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HEALTH ARTICLES

How Are Cholesterol and Diabetes Related?

Max Lab

Jan 01, 1970

Cholesterol and type-2 diabetes are the two most common lifestyle diseases that affect people today. Diabetes is a condition in which a person has high blood sugar levels. It refers to an impairment in the way the person’s body regulates or uses glucose, which leads to excessive levels of glucose circulating in the bloodstream. On the other hand, cholesterol is a waxy substance that is found in the blood and is used to build healthy cells. High cholesterol levels refer to increased amounts of LDL and/or triglycerides and put a person at higher risk of developing several heart-related problems. High cholesterol can also lead to the narrowing of the arteries and even complete blockage.

Understanding High Blood Sugar and Cholesterol

Before getting into how high cholesterol and diabetes are related, it is important to understand what these conditions entail:

Cholesterol

A waxy, fat-like substance in the body, cholesterol helps make hormones and vitamin D and helps the digestion process. Apart from being produced in the body itself, cholesterol is also found in several food sources. There are 3 types of cholesterol found in a person’s body:

  • Low-Density-Lipoprotein (LDL): Also known as bad cholesterol, high LDL levels can lead to fat build-ups on artery walls, resulting in the narrowing or complete blocking of the blood vessels.
  • High-Density-Lipoprotein (HDL): Also known as good cholesterol, HDL plays an important role in protecting the body from a number of severe health issues and helps in the removal of LDL from the body.
  • Triglycerides: The most common type of fat in the body, these store excess energy from the diet. Increased levels of triglycerides can cause fatty build-ups within the arteries.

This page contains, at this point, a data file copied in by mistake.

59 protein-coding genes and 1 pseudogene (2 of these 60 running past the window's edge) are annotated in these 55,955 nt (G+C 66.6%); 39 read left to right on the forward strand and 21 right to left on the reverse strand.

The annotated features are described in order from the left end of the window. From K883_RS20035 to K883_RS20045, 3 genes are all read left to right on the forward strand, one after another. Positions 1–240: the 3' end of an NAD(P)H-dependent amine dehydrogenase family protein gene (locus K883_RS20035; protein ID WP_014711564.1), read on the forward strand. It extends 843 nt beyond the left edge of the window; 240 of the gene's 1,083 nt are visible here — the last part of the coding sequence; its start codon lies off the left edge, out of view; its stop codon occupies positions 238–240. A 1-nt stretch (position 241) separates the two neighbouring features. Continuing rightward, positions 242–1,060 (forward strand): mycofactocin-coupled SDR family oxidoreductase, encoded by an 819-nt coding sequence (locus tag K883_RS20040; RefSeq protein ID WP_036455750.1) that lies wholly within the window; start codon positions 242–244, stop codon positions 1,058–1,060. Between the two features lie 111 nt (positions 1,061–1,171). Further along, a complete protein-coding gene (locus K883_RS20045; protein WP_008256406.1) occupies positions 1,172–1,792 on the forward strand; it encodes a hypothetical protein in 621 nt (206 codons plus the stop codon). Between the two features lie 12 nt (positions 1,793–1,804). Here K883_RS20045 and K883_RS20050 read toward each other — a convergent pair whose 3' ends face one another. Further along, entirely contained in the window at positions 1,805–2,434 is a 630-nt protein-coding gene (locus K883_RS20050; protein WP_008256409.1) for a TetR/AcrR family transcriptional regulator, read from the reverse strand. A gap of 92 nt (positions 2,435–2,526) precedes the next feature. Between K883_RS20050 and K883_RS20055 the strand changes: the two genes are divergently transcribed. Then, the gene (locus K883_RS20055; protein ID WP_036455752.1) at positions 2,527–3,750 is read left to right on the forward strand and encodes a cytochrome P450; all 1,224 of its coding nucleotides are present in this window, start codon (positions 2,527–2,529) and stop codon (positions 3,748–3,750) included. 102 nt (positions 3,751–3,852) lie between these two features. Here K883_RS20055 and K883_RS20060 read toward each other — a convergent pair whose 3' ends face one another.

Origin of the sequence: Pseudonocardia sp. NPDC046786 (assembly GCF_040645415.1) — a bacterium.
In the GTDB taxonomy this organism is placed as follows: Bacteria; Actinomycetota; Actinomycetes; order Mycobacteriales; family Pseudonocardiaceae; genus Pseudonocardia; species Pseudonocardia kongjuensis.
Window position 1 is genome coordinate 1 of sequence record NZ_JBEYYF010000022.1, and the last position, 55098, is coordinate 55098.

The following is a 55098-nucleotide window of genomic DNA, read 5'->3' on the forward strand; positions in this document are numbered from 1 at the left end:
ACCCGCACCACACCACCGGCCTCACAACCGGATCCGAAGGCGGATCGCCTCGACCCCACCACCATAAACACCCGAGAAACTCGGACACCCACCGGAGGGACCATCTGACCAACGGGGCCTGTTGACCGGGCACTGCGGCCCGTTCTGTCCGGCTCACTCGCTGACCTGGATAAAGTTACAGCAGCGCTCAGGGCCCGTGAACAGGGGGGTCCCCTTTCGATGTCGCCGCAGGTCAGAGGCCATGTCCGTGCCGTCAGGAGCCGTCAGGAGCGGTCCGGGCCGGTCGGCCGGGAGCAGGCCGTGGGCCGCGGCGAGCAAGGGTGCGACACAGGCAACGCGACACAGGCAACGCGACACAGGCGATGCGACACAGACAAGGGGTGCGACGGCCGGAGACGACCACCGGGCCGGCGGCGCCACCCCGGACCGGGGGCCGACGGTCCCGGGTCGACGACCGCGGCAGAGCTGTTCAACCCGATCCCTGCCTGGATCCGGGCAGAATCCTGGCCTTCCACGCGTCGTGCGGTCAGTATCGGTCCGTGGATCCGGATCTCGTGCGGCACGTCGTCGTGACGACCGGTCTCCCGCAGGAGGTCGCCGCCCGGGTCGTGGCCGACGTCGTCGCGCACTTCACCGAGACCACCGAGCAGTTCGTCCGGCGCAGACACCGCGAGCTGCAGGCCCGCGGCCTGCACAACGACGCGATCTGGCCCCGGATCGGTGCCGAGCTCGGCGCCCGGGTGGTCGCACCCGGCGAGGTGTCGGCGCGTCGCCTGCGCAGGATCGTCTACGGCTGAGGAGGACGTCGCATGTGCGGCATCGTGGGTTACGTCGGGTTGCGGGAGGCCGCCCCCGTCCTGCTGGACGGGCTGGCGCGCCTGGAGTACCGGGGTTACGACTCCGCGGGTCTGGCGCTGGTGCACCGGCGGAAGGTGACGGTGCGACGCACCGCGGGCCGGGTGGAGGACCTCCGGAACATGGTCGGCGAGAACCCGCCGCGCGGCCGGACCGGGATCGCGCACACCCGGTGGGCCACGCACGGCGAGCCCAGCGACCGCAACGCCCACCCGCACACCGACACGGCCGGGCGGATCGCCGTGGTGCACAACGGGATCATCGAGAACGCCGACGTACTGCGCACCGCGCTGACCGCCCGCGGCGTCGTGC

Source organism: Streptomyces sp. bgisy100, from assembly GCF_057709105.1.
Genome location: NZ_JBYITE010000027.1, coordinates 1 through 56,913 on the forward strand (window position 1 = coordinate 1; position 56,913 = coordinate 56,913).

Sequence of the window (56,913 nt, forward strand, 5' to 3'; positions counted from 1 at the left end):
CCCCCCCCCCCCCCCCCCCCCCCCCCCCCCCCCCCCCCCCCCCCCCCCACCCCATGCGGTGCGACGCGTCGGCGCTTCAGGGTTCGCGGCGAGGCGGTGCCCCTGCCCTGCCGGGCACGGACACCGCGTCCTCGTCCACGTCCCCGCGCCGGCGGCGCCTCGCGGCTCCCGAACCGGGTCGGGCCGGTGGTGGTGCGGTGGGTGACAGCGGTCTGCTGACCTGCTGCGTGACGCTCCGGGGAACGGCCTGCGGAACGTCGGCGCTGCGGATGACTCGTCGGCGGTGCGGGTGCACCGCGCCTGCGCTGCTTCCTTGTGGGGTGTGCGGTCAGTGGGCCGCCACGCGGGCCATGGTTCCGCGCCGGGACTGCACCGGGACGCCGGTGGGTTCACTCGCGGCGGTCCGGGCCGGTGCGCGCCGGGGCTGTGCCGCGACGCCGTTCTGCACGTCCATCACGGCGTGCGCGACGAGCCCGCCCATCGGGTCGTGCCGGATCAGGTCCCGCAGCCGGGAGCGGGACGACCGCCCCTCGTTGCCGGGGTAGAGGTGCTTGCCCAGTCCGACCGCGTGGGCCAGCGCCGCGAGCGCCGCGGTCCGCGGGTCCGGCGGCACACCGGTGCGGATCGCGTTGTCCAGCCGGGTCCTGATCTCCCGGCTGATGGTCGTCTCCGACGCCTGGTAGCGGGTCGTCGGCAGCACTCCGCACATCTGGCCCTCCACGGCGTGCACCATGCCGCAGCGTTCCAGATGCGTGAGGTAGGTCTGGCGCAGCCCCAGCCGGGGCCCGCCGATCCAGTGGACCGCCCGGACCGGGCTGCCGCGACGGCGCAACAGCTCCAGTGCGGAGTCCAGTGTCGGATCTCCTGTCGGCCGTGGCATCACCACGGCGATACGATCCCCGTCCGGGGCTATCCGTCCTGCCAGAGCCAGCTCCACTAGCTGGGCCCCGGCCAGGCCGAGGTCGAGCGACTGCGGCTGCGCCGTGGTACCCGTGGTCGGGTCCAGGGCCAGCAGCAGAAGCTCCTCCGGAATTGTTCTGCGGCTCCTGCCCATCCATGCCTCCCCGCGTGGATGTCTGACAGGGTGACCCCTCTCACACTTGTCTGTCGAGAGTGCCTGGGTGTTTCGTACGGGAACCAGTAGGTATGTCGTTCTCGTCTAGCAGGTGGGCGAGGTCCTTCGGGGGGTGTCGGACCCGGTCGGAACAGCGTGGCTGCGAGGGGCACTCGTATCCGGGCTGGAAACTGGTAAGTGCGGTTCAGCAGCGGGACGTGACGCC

Causes of High Cholesterol

High levels of LDL and triglycerides, combined with low levels of HDL are referred to as high cholesterol and can be caused by:

  • Improper diet with excessive calories and carbohydrates
  • Sedentary lifestyle
  • Abdominal fat gain
  • Smoking
  • Excessive alcohol consumption

Other factors that can increase the risk of developing high cholesterol include:

  • Hypothyroidism (underactive thyroid)
  • Kidney-related issues
  • Liver disease
  • Familial hypercholesterolaemia (a rare genetic condition)

Consistently high cholesterol levels can lead to severe issues like a heart attack or stroke. That is why many people may even be prescribed a commercial blood cholesterol-lowering agent to manage the condition.

Diabetes

Diabetes, also called blood sugar, is a chronic condition where the glucose levels in the blood are much higher than they should be. This generally happens when a person’s body cannot produce enough insulin, or their cells become resistant to it. There are three types of diabetes – type-1 (caused by an autoimmune reaction), type-2 (a lifestyle disease that develops over years), and gestational diabetes (develops in pregnant women).

Causes

Type 2 diabetes has several risk factors, including:

  • Genetics
  • Obesity
  • Metabolic syndrome
  • High glucose production in the body
  • Broken beta cells

Similar to high cholesterol, high blood sugar also puts a person at a higher risk of cardiovascular issues. A high sugar level or diabetes can also lead to:

  • Eye problems
  • Foot problems
  • Kidney disease
  • Nerve damage

Difference between Diabetes and Cholesterol (Sugar Vs Cholesterol)

While sugar and cholesterol levels are closely linked, there is a difference between diabetes and high cholesterol, which can be seen in the symptoms the conditions develop. High cholesterol may go undetected for a long time unless a lipid profile test is performed for screening. However: